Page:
Editor: Michelle P. Warren, MD – Medical Director; Professor of Medicine and Obstetrics and Gynecology; Wyeth Professor of Women’s Health
Presented by: The Center for Menopause, Hormonal Disorders and Women’s Health, Columbia University and Sloane Hospital for Women
Preparation for Aging: Hormones, Eating Disorders, and Other Factors
Many of the health issues that women face in their later years are influenced by their reproductive health during adolescence and in the premenopause. Irregular periods (deviating from the average menstrual cycle of approximately 28 days) during adolescence can be a predictor of health problems later in life, and prolonged absence of periods can predict osteoporosis.
Irregular periods may occur at the beginning or end of the reproductive years and appear to be very common in women less than 15 years old. This is because the hormonal axis involving the brain, hypothalamus, pituitary gland, and the ovaries is maturing at this time. Menstrual irregularities are fairly uncommon after the age of about 20. As menopause approaches, irregular periods again become more common. Menstrual irregularity should be taken into consideration when evaluating a woman’s risk for osteoporosis. However, health problems that occurred in adolescence are often discovered only when a bone scan reveals low bone density at menopause.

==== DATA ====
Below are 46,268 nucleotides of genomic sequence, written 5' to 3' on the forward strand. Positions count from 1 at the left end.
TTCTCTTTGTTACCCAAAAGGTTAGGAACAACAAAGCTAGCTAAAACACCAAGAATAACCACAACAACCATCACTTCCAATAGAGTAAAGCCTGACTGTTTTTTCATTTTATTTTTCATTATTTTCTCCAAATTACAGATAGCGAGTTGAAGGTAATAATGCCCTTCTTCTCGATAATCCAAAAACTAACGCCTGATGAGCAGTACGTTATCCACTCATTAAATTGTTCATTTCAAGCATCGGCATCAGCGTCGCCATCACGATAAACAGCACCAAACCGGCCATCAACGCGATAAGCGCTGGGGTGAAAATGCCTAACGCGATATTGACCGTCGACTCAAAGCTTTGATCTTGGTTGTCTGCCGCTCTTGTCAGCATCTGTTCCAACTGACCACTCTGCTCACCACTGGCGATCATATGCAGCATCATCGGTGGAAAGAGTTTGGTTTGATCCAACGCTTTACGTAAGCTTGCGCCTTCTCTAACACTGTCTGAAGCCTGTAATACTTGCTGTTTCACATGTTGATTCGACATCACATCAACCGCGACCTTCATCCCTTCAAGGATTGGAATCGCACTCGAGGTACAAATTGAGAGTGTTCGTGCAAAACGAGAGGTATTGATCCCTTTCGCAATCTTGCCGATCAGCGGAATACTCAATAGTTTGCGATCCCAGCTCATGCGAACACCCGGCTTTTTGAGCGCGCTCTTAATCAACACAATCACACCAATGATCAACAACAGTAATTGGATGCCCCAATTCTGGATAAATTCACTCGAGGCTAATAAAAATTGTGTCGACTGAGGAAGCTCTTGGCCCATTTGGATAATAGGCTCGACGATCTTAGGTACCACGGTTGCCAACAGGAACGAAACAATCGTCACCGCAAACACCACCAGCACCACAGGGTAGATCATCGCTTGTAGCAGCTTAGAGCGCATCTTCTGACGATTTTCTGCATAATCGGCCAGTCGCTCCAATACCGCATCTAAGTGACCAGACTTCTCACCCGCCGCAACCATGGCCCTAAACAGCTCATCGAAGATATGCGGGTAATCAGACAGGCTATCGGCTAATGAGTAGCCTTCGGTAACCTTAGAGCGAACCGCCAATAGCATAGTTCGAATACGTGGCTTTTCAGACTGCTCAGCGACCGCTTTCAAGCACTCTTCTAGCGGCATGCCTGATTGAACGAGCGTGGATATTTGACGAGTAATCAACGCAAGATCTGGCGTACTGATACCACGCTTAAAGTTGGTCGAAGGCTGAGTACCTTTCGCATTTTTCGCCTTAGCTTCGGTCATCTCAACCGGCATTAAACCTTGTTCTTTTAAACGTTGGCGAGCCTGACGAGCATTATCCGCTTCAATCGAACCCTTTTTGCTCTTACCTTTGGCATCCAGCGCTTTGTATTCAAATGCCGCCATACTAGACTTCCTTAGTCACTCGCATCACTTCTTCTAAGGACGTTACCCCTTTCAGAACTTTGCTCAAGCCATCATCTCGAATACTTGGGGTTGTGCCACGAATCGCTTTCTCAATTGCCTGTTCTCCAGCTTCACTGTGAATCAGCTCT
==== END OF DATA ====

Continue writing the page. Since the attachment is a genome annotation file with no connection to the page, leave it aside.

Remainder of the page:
Some women have irregular periods of a different sort. This is often associated with being overweight and puts women at risk for heart disease.
Women may be at risk even if they have had normal periods for most of their lives. During osteoporosis screening, women with low bone mass often give health histories that reveal menstrual problems in their adolescence or early adulthood–underscoring the importance of adolescence in the development of healthy bones. The average woman attains 40% of her bone mass during the first 20 years of her life–after peak bone mass is reached. The body draws on these deposits (the “foundation” for bone resorption and remodeling) for the remainder of life. The level of bone mass is approximately 80% related to genetic factors and 20% influenced by environmental factors such as nutrition, athletic training, calcium intake, and sex steroids.
Eating Disorders: Silent Risk Factors for Osteoporosis
Low bone density in menopausal women may be a result of poor adolescent nutrition associated with heavy athletic activity or due to eating disorders including dieting. In early adolescence, competitive athletic training, combined with eating irregularities, may cause skipped periods. The age of the first period may also be delayed until as late as 15 years of age (the normal age for the first period in the United States is around 12 1/2 years). Absence of periods for at least 3 months may result from high-mileage weekly training by long-distance runners. These factors help explain why surveys of the menstrual irregularities among various athletes can reveal associated osteoporosis or osteopenia (excessively low bone density in the absence of any structural damage to the bone).